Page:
AMP to see outflows of $11bn in 18 months
AMP’s first quarter update showed that the wealth manager is losing the battle to retain funds as net outflows from the company’s wealth management business hit $200 million.
However, in an update released on Thursday morning ahead of its annual general meeting, AMP said net cash outflows - which were in line with the year ago same quarter- were caused by changes in super regulation.
The 2018 first quarter figure reflects subdued activity in super following non-concessional contribution cap changes in 2017, according to the wealth manager.
According to Credit Suisse analyst Andrew Adams, the first quarter flows likely won't matter for AMP investors, due to a string of events occurring post the close date.
Adams is predicting an outflow of more than $11 billion of AuM from AMP's wealth management business in the next 18 months and a slowing of growth elsewhere in the group.
That view jibes with UBS analyst James Coghill who added that the first quarter result presents the last insight into the pre-royal commission era.
"While this in theory should be a healthier organisation than the post-royal commission AMP, there is not much evidence of this in first quarter cashflows, in our view, with wealth in net outflow again and little growth elsewhere," he said.
Coghill noted that AMP Bank is the only division that reported positive growth.
In Thursday's release, the beleaguered financial services giant confirmed it been sued by unhappy shareholders in two separate class actions, arising out of damaging revelations that surfaced at the banking royal commission.
These shock admissions led to the recent departure of AMP’s chairman, chief executive and three board members.
AMP said it will defend the class actions launched by Phi Finney McDonald and Quinn Emanuel Urquhart & Sullivan.
Lending growth up
The first quarter showed AuM for AMP's wealth management unit fell 2 per cent to $128.3 billion on the prior quarter due to weaker investment markets.
However, while overall wealth suffered net outflows, AMP’s North platform was solid, with cashflows growing 14 per cent to $1.18 billion.This was however offset by net outflows across all other platforms.
In the release, AMP interim executive chairman Mike Wilkins pointed to the strong first quarter performance from both AMP Bank and AMP Capital.
The bank's total loan book rose 2 per cent to $19.8 billion on the immediately prior quarter supported by continued growth in loan books for both aligned adviser and mortgage broker channels.
Moreover, the lender's retail deposit book increased by $321 million compared to the 2017 fourth quarter.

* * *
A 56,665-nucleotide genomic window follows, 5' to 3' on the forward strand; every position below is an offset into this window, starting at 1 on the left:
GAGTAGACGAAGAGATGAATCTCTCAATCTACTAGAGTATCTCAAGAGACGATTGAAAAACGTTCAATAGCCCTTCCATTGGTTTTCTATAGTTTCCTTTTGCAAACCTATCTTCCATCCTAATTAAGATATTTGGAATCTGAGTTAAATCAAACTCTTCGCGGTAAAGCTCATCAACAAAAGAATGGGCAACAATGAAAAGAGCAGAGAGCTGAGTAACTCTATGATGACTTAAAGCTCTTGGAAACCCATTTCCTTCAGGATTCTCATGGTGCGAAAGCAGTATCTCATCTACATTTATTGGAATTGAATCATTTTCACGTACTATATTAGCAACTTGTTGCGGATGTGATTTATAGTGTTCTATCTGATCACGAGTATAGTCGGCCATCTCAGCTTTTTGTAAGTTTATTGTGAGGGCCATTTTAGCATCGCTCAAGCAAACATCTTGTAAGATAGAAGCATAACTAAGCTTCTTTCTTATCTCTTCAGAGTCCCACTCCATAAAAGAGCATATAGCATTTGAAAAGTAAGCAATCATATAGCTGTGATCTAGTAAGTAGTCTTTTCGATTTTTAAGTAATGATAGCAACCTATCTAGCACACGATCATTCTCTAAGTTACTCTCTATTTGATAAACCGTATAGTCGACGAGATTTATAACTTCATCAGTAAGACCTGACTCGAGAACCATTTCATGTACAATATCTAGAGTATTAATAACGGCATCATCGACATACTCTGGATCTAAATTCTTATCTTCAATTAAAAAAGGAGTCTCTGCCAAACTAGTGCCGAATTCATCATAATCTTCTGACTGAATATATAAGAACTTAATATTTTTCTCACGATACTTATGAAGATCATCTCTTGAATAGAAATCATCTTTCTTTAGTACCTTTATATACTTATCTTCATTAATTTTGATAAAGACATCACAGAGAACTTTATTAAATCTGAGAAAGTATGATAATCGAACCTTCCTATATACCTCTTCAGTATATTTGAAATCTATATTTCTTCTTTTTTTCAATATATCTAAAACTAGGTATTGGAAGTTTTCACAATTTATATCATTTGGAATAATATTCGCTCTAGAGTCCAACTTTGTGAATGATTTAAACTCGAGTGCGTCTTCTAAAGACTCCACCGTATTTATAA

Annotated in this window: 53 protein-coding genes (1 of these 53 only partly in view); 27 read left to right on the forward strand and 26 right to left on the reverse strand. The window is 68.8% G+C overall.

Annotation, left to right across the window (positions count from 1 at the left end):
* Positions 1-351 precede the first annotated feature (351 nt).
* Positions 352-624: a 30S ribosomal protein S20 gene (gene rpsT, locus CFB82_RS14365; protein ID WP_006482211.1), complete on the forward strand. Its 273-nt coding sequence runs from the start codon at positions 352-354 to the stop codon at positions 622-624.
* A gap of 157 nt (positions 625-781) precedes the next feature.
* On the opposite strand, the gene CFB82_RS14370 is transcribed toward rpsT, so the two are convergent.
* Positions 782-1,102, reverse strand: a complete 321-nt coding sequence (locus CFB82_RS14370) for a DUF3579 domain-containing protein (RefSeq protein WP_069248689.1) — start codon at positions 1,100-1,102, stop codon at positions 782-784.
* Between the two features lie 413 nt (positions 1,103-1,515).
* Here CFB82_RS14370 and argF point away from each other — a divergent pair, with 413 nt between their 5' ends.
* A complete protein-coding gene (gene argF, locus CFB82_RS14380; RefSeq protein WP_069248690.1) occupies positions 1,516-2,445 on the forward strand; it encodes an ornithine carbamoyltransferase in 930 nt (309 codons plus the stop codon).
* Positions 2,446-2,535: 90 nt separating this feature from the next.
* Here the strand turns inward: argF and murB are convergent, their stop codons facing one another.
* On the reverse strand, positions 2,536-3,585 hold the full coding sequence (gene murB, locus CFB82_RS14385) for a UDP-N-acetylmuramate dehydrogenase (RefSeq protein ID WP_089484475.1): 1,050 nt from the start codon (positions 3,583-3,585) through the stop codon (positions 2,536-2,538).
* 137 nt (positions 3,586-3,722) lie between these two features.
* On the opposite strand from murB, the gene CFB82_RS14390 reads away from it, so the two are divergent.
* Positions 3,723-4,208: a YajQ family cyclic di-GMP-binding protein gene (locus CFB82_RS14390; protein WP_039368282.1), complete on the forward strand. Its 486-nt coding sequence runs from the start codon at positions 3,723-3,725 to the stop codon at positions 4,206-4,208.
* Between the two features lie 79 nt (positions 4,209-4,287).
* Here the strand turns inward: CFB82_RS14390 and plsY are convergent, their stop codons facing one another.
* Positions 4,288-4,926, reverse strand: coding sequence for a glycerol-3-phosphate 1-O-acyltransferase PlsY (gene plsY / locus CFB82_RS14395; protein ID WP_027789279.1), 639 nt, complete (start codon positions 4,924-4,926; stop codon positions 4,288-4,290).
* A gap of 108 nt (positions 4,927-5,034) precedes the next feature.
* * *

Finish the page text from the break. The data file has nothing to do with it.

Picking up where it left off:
For its part, AMP Capital logged net external cashflows of $1.6 billion driven by strong cashflows in real assets and strong performance by China Life AMP Asset Management.
This is up dramatically on the $228 million achieved for the year ago same period.
Remediation costs jump
Australian wealth protection annual premium in-force was $1.89 billion for the three months to March - down just 1 per cent.
Despite the revelations at the royal commisison that AMP charged customers fees for financial advice that was never delivered, Wilkins said AMP stands behind its advice business.
"However, we have been very disappointed that, in some instances, our customers have not received appropriate levels of service for the fees they have paid. We are working hard to accelerate the remediation for our customers," he said.
"We continue to progress the portfolio review, however we are currently prioritising the performance of the business, board renewal and the appointment of a new CEO."
AMP management noted that the current review in to adviser conduct will "lead to further customer remediation costs and associated expenses".
Adams is predicting $235 million of 'one-off' costs over the next 18 months for AMP.
On recently lowered earnings forecasts AMP is currently trading at a 30 per cent PE discount to the market. Given the uncertainty and corporate governance question marks, it is hard to argue that this isn’t justified currently," he said in a client note.
"However we also see a level of longer-term valuation appeal at current levels and hence maintain our Outperform rating with an unchanged $4.80 target price."
After the AGM, AMP shares plunged a further 3.19 per cent on Thursday to $3.96 as investors' nerves were stretched to the limit.